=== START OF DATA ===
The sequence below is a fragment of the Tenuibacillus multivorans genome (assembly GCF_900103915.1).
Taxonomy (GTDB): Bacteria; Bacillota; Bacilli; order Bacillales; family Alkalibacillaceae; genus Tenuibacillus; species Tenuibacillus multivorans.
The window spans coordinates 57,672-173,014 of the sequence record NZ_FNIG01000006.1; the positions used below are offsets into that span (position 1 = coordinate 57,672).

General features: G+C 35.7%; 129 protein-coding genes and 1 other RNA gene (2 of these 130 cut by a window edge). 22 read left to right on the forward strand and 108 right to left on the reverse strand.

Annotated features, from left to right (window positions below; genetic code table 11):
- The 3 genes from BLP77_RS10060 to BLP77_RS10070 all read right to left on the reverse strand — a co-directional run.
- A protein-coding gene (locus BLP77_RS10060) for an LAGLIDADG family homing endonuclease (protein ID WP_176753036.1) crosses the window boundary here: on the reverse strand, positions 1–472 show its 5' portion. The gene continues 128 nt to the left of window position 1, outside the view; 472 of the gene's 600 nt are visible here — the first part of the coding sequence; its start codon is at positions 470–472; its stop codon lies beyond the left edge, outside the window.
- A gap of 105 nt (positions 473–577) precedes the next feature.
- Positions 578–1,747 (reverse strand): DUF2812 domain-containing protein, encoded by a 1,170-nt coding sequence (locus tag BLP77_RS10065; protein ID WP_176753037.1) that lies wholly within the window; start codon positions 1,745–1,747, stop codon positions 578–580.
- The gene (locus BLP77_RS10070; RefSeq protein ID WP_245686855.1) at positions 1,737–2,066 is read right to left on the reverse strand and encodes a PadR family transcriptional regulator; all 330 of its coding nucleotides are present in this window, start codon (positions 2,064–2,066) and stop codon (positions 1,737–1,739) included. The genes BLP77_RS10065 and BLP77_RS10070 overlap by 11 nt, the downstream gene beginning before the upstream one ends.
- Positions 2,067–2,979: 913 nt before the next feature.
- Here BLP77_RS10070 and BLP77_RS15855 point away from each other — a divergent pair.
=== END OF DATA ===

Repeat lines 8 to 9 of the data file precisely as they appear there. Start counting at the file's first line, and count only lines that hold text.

- A gap of 105 nt (positions 473–577) precedes the next feature.
- Positions 578–1,747 (reverse strand): DUF2812 domain-containing protein, encoded by a 1,170-nt coding sequence (locus tag BLP77_RS10065; protein ID WP_176753037.1) that lies wholly within the window; start codon positions 1,745–1,747, stop codon positions 578–580.